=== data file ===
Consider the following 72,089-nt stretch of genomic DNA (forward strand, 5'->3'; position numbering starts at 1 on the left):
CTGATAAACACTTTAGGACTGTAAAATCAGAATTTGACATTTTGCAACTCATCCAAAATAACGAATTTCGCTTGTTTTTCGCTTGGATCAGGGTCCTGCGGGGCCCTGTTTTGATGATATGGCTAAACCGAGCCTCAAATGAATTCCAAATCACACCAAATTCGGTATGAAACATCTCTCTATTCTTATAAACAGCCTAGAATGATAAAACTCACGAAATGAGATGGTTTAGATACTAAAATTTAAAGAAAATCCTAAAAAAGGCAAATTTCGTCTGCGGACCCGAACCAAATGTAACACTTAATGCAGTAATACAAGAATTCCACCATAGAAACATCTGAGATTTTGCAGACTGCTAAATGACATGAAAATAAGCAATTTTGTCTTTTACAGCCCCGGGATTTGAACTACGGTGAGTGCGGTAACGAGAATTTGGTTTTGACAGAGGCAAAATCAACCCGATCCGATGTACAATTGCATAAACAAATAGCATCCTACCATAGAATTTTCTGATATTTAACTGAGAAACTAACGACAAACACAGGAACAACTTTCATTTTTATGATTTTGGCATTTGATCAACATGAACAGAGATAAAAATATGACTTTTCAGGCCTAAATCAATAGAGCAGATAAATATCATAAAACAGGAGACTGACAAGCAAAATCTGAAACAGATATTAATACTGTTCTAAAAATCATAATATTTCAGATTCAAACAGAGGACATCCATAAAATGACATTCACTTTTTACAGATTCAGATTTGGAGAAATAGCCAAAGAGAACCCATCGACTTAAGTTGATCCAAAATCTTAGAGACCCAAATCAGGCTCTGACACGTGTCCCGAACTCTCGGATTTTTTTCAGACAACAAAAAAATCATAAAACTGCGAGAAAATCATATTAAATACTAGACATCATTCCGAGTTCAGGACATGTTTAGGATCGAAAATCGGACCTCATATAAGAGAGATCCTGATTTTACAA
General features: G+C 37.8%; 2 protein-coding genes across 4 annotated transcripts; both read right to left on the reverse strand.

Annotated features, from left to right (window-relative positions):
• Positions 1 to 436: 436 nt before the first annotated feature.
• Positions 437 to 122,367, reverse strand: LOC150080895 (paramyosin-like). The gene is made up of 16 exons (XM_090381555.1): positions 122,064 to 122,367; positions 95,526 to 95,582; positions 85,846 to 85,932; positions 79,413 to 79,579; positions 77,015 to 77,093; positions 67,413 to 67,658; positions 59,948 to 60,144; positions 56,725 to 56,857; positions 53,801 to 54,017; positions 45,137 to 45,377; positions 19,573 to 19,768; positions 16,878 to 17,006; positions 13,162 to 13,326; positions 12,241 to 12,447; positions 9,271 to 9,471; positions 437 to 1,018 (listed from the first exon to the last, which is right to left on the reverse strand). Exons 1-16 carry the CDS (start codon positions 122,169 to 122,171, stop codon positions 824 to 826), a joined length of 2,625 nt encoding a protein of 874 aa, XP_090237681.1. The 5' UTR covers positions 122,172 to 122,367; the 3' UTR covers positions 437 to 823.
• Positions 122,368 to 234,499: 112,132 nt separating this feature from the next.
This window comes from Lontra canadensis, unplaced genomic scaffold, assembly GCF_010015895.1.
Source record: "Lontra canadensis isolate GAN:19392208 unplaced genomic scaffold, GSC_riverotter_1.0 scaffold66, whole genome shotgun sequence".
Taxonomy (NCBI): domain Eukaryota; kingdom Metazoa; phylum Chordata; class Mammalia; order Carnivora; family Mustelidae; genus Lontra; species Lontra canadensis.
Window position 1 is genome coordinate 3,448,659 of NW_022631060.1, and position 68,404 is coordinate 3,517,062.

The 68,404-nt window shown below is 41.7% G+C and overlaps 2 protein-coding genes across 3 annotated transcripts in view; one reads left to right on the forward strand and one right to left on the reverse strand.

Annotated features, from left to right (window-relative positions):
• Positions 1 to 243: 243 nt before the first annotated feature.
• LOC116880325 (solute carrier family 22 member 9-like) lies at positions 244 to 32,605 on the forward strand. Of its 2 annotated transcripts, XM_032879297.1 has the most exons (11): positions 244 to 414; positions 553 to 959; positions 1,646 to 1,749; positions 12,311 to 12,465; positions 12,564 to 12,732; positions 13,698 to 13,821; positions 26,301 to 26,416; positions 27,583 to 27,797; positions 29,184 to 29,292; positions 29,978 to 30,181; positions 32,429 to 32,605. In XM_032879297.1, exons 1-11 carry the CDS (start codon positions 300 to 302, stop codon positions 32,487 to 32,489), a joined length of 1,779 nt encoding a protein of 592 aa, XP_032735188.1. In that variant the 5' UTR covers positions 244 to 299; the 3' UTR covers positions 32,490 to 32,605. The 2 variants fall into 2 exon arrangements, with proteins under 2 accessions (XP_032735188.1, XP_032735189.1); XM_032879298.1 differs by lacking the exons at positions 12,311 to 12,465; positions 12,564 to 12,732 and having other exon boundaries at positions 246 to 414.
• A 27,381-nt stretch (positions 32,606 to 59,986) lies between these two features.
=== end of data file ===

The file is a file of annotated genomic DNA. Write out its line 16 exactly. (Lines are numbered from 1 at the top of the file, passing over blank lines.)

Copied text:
• A 27,381-nt stretch (positions 32,606 to 59,986) lies between these two features.